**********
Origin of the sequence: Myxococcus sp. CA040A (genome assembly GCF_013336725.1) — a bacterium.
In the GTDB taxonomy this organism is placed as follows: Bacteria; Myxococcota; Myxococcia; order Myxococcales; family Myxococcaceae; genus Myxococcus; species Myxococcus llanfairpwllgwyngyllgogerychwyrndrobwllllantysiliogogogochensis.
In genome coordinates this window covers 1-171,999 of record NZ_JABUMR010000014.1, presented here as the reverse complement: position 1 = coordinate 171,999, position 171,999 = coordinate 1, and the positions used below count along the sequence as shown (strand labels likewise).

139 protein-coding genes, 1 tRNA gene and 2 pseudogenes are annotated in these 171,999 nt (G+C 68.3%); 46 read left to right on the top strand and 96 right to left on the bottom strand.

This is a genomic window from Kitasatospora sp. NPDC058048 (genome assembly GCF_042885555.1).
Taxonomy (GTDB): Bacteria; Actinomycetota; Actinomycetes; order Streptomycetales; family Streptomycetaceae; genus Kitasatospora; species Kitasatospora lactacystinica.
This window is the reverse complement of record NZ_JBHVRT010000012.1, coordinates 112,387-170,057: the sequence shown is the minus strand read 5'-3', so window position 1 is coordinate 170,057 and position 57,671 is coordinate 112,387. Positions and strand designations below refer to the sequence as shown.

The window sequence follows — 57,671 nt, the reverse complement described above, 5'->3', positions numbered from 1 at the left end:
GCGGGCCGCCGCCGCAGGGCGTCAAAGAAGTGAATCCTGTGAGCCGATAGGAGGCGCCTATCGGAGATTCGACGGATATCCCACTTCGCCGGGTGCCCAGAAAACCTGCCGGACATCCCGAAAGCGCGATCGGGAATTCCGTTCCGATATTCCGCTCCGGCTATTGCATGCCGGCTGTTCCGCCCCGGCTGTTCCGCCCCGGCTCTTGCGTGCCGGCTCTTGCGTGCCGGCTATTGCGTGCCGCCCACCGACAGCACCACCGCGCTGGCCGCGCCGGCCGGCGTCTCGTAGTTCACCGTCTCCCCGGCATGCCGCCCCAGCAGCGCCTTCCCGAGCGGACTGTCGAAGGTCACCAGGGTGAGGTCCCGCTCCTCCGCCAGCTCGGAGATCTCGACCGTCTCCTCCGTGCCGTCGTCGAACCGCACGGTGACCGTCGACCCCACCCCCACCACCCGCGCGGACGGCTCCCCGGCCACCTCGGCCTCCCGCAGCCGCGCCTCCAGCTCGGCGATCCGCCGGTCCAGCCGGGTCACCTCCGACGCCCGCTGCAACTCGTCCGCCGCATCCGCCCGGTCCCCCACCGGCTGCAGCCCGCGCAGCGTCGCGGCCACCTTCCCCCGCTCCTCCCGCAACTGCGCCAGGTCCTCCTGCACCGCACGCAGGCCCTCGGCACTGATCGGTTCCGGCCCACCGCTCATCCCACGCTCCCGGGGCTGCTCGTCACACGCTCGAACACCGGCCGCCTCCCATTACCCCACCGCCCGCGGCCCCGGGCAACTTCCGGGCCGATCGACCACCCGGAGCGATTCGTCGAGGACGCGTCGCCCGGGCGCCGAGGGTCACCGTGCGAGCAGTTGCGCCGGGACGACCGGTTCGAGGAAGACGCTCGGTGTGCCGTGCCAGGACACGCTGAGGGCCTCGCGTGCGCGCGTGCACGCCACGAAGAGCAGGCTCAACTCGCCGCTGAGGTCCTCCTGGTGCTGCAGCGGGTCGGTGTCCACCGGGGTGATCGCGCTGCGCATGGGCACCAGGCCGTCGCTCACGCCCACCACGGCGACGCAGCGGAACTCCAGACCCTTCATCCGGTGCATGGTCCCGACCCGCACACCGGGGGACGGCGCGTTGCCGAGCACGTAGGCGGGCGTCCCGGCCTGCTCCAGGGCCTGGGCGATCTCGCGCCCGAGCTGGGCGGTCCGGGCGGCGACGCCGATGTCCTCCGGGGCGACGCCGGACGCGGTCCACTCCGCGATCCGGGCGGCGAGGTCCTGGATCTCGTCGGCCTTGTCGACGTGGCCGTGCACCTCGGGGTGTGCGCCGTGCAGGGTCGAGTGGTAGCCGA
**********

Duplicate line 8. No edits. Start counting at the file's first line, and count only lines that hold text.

The window sequence follows — 57,671 nt, the reverse complement described above, 5'->3', positions numbered from 1 at the left end: